Damp and condensation is not a particularly sexy subject. It won’t hit the headlines like when we experimented with drones, and I doubt it sparks mass interest like our work of fuel poverty or the future of homes. With that said, we’ve made leaps and bounds redesigning the service for ease, pace and definitive resolution, key aspects of customer service in any area.
Every winter, the business braces itself for an influx of calls about mould and condensation. In the not too distant past our response to this annual event was resource heavy but still vague, often leaving customers dissatisfied. Our surveyors would be booked out for back to back inspections and typically revisit the same customer more than once per winter. Condensation had always been attributed to lifestyle and our surveyors felt unable to make more proactive decisions. Contact centre colleagues felt lost on where to turn customers next.
With a total redesign, we are hoping this winter will be different. We’re currently trialing a new process that focuses on customer service and speedy resolution. We have up-skilled our contact centre colleagues and put a surveyor on hand to help diagnose and, in most cases, resolve the problem over the phone. If this isn’t possible the case is immediately escalated to home inspection with a surveyor, who now record their findings electronically. They measure humidity, airflow and surface moisture along with noting down the type of windows, insulation, boiler and other structural aspects. They are encouraged to ask whether the customer can afford to use the heating sufficiently or if they have to dry clothes on radiators. The same electronic form allows pictures to be attached as evidence, a final diagnosis, what action has been put in place and if anything else is required. If it is found that expensive or structural works are necessary to genuinely solve the damp or condensation the case is escalated again, with the electronic form (and measurements) acting as evidence to why it is necessary.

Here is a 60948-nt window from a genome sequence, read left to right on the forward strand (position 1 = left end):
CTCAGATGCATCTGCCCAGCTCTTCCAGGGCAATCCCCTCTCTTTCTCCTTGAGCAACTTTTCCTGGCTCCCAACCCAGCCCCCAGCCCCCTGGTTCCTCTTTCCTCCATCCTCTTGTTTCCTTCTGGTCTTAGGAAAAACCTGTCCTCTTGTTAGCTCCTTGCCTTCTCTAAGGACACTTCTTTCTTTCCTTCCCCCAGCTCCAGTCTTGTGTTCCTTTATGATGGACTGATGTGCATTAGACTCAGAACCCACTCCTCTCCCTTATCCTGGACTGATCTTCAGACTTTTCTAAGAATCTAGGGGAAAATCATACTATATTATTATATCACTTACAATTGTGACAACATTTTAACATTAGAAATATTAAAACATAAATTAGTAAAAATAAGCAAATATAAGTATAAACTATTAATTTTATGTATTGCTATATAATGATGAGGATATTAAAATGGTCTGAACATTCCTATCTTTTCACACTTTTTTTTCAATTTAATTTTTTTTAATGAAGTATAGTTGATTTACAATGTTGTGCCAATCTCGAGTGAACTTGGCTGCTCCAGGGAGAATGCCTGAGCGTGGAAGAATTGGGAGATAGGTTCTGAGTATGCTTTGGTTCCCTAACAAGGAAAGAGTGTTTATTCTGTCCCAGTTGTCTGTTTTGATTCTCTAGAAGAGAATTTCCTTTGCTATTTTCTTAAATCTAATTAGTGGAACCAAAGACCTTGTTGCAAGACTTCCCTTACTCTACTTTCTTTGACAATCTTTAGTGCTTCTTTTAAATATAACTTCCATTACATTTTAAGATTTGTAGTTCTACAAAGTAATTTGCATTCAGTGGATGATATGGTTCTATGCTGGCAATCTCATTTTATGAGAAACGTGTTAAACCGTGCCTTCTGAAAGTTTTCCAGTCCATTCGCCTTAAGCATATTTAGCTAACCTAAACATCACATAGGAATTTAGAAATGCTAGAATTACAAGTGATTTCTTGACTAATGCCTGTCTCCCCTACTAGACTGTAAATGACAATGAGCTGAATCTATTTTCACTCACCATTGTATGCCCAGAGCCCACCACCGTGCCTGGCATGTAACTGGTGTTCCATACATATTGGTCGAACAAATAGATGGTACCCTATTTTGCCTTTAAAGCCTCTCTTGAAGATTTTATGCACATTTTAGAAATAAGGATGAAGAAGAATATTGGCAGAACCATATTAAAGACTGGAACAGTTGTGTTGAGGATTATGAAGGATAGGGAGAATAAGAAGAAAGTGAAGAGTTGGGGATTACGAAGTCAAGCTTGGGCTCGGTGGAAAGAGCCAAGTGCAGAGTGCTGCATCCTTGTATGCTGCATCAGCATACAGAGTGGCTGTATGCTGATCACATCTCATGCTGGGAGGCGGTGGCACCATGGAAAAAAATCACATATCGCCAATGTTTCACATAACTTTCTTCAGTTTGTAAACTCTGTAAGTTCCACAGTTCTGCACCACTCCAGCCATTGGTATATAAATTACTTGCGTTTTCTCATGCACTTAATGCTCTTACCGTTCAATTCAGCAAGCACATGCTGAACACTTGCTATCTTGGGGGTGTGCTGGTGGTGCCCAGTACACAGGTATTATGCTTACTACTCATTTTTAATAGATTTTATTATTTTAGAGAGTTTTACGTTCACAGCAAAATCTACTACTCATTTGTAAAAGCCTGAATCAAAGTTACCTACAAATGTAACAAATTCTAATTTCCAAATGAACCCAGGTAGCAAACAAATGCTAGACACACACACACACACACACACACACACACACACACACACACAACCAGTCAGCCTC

By creating a tiered process we have clearly defined necessary steps which can be taken and put some power back into the surveyors hands. Customers see progress and feel that resolution is within reach, hopefully breaking the infinite loop where customers would have to complain to get a positive outcome.
First indications are good. Compared to last year, we’ve seen a dramatic reduction in calls. However as this work is not done in isolation, it’s likely that a number of other factors have contributed to this. The unusually calm weather in October, extensive SAP upgrade programme, boiler replacements, active ventilation pilots - they all probably also play a part. With that said, even if the tiered service isn’t responsible for a reduction in calls, it’s clearly encouraging surveyors to be bold in their recommendations - something that should fix condensation issues for good and greatly improve customer satisfaction.